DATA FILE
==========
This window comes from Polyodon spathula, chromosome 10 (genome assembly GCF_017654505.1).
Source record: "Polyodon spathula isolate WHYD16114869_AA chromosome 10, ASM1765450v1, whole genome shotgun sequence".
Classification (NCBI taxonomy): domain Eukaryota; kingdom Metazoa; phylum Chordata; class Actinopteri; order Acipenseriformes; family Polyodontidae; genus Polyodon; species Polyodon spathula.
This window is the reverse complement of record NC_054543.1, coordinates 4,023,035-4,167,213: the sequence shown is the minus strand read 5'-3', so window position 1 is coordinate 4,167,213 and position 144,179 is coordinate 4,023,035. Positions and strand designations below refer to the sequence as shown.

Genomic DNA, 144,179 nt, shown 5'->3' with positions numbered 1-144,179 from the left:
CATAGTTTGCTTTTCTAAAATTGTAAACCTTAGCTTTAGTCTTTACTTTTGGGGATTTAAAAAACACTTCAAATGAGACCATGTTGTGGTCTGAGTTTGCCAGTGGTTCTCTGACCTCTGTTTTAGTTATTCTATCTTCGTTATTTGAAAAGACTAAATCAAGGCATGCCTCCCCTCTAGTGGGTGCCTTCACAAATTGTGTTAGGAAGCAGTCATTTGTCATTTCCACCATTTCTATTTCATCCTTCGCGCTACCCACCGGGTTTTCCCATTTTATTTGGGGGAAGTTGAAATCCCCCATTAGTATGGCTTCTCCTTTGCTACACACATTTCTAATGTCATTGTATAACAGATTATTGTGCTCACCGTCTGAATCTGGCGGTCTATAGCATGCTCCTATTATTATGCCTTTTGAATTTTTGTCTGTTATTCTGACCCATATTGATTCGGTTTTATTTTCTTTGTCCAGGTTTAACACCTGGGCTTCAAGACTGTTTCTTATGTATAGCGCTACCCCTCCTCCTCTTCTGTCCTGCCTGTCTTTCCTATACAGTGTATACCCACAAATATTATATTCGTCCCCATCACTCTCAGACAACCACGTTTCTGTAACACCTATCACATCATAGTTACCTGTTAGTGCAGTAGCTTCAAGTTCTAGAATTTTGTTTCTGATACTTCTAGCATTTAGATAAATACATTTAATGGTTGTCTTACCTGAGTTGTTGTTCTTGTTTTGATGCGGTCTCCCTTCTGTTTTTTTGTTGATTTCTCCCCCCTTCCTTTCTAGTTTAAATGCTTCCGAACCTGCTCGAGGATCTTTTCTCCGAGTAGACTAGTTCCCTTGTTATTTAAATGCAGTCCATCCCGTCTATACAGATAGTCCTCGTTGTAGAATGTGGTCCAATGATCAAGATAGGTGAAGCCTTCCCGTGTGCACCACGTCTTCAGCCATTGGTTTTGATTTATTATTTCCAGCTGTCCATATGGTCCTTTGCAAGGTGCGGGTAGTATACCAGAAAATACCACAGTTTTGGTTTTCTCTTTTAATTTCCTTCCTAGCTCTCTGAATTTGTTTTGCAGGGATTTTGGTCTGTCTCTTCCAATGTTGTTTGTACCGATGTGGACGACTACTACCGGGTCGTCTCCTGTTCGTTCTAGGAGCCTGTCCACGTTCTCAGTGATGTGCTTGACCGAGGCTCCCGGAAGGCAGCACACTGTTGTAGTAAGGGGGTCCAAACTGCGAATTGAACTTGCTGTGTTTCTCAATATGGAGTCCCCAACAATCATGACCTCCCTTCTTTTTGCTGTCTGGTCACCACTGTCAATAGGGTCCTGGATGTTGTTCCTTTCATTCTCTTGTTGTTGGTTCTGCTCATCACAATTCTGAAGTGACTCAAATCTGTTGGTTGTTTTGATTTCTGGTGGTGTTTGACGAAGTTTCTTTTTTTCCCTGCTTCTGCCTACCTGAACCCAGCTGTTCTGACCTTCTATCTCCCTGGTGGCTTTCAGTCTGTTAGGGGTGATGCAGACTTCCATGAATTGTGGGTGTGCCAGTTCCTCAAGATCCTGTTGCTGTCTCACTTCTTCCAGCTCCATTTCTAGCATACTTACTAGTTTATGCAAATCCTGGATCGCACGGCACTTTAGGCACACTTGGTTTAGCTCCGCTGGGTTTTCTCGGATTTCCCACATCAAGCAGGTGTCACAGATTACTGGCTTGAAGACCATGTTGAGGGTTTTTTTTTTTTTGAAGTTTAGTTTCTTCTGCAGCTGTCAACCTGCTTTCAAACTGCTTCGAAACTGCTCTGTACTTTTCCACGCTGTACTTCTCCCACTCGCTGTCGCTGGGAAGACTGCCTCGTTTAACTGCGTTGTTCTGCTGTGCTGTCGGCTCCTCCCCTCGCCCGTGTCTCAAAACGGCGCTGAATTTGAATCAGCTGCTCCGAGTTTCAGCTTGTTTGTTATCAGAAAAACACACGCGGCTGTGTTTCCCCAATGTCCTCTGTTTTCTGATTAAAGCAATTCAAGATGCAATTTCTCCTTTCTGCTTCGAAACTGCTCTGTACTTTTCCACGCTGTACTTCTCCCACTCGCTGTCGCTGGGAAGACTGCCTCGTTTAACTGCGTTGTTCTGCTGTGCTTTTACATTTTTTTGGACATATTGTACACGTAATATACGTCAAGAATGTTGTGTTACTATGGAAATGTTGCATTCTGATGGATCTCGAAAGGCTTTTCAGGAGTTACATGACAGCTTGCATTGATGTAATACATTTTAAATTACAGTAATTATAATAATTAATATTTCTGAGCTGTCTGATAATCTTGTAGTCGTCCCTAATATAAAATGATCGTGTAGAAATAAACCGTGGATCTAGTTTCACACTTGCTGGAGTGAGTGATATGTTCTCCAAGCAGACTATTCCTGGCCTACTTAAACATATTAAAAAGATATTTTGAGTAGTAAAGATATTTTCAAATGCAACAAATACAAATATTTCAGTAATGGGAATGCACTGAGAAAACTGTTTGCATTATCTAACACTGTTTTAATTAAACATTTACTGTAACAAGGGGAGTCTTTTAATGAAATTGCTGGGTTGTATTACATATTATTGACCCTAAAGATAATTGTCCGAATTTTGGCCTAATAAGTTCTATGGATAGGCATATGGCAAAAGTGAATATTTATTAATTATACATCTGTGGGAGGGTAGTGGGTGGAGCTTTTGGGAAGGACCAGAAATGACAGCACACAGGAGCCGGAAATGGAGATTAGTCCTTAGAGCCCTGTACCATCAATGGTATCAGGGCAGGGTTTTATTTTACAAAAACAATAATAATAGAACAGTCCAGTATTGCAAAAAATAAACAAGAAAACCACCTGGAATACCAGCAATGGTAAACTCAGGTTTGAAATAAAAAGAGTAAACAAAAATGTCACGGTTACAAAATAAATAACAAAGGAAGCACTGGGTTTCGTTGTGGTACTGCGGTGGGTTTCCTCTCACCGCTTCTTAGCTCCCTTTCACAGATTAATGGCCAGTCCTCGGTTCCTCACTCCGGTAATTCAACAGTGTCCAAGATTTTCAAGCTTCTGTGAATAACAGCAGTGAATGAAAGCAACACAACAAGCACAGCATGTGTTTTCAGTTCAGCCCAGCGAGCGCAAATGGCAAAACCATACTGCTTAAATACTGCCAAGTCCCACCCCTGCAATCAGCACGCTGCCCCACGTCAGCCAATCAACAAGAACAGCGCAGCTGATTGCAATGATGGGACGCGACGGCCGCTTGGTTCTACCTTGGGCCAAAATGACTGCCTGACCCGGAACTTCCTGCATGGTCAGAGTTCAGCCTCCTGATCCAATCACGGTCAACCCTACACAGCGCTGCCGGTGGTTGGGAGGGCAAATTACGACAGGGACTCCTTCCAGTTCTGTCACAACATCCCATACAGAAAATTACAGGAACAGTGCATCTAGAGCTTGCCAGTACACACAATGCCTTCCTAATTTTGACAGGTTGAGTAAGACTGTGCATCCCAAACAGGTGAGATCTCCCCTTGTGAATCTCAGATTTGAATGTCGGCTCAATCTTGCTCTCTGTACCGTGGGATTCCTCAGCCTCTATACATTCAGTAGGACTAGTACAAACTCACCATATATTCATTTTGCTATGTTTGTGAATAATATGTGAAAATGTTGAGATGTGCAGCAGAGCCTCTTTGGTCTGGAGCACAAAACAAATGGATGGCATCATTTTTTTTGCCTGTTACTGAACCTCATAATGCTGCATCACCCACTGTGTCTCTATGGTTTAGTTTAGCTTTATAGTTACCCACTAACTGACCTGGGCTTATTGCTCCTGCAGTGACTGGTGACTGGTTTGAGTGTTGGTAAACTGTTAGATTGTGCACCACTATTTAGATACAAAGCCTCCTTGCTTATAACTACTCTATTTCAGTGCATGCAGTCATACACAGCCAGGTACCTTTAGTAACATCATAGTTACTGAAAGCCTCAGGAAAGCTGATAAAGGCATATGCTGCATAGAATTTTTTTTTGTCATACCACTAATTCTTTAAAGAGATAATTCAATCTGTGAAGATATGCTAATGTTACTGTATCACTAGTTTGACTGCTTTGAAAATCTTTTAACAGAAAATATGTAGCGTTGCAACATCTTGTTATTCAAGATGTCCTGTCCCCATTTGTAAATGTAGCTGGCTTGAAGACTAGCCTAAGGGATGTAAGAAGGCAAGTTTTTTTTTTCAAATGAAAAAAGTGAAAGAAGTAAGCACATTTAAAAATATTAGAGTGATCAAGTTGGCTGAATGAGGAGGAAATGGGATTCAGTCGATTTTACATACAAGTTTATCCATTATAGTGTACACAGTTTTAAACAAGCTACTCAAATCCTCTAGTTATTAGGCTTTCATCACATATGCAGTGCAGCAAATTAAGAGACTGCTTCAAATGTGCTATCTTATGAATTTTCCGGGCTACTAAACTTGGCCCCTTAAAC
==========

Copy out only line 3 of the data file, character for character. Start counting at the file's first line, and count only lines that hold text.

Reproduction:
Classification (NCBI taxonomy): domain Eukaryota; kingdom Metazoa; phylum Chordata; class Actinopteri; order Acipenseriformes; family Polyodontidae; genus Polyodon; species Polyodon spathula.